Large employers at the annual National Business Group on Health conference held last week grappled with uncertainty around health care, but one thing was clear: Employees will be asked to do more to keep costs down by staying healthy and becoming savvier consumers. Read More
Not only are obese workers comp claimants likely to miss more work days than healthy-weight co-workers with similar injuries, obese workers are likely to have higher medical costs and are more likely to become permanently disabled, research has shown.Read More
The Supreme Court is expected to rule by June on whether the individual mandate is constitutional. And if not, can it be severed from the rest of the Patient Protection and Affordable Care Act?Read More
Insurance companies are finally fighting back against exorbitant, seemingly unnecessary billings when a procedure could be done for a lot less.Read More
Most CFOs surveyed by the Integrated Benefits Institute say that maintaining the good health of their employees offers a competitive advantageRead More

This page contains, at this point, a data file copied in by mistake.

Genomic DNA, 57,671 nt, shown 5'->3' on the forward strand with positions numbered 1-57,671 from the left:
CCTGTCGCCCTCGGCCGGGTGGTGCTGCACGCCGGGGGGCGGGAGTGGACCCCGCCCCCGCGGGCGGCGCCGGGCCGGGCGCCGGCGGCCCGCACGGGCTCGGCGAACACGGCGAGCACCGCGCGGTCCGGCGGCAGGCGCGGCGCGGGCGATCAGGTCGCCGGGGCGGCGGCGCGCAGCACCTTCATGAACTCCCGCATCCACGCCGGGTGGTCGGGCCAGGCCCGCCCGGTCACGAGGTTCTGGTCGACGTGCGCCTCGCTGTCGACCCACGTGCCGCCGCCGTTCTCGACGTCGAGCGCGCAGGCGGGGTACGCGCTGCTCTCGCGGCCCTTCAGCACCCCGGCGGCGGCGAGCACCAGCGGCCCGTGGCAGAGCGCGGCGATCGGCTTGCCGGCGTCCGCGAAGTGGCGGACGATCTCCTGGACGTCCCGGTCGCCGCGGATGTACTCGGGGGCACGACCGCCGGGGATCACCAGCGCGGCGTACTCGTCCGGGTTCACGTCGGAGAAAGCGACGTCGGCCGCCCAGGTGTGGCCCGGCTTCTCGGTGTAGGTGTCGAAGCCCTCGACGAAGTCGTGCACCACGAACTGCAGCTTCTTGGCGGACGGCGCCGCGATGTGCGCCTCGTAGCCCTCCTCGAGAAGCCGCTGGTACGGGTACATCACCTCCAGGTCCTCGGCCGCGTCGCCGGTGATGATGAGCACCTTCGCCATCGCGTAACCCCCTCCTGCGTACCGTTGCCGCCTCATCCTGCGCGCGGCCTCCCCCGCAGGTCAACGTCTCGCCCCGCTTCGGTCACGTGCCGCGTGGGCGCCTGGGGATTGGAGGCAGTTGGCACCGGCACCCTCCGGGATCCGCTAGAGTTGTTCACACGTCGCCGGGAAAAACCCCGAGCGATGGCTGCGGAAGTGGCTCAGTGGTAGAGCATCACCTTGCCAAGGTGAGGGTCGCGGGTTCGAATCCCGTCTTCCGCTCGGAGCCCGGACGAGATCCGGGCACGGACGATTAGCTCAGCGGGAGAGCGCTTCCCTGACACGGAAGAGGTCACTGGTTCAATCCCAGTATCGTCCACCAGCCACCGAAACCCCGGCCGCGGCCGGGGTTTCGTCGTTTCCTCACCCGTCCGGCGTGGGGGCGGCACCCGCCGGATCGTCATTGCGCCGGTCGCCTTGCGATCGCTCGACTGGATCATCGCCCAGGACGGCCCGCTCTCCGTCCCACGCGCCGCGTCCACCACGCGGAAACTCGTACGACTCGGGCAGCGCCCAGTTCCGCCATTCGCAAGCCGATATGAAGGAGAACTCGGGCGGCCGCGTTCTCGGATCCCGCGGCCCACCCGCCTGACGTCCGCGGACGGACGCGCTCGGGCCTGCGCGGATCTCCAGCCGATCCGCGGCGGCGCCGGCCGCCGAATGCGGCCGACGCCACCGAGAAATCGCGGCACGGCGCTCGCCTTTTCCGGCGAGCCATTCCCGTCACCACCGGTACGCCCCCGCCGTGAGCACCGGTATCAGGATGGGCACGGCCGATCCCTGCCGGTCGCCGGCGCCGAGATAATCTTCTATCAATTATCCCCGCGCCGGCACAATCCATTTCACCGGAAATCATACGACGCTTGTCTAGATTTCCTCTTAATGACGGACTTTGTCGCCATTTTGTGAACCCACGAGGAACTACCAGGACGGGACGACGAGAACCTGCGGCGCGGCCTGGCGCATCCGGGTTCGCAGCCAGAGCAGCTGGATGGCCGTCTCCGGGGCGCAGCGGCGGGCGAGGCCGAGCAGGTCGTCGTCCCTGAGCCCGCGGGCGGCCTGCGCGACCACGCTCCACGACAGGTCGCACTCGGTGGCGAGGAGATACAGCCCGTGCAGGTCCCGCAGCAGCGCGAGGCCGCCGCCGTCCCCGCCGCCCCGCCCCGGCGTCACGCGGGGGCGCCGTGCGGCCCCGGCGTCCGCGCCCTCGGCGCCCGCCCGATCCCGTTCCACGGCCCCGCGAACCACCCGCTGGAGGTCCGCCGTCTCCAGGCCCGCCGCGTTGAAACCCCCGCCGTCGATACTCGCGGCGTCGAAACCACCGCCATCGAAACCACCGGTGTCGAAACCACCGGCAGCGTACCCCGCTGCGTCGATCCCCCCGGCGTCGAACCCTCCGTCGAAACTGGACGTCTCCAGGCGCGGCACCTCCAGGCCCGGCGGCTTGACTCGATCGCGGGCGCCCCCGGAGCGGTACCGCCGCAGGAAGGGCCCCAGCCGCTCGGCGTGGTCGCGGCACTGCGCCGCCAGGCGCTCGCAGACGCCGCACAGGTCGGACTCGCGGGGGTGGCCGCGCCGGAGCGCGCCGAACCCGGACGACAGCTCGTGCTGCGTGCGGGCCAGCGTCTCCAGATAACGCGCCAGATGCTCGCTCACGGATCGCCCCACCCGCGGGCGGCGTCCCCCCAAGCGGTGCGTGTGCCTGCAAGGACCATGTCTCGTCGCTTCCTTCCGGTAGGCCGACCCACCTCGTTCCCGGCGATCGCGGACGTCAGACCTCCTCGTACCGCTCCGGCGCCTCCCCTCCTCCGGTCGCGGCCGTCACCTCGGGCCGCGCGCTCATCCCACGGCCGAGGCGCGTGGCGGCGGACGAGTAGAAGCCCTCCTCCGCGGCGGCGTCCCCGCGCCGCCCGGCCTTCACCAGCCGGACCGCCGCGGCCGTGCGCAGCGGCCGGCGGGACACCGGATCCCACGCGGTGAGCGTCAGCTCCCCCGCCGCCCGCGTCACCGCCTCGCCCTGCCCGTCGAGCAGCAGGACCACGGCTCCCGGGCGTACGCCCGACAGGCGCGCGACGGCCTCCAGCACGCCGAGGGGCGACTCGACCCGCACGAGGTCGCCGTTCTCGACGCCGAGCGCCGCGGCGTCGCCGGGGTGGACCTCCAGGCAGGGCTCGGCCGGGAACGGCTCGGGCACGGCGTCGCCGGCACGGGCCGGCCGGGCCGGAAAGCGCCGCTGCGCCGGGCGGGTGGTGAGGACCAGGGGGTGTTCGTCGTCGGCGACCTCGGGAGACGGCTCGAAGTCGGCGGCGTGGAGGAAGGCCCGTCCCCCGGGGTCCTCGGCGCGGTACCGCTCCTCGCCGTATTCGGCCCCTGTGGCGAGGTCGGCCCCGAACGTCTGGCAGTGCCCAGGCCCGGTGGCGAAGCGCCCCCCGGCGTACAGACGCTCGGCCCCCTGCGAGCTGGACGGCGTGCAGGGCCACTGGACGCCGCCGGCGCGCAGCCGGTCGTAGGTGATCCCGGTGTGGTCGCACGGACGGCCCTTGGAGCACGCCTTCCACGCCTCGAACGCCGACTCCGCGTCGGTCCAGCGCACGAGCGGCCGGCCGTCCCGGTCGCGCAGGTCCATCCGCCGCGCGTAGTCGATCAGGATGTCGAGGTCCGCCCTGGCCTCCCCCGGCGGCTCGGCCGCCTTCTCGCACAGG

Six winners of the New England Employee Benefits Council's Best Practice awards for 2011 include Ocean Spray's Moms at Work program and Staples' use of computer games to entice the office supply company's younger workers to save for retirement.
The plans are attractive because they typically have low premiums—sometimes just $10 per month. But coverage limits can be as low as $1,000 annually, and some plans pay for just four doctor's visits per year.
The Massachusetts Division of Health Care Finance & Policy published cost figures of procedues last year, part of a blitzkrieg of data that officials have released as they strive to better understand what's driving the state's high health costs.Read More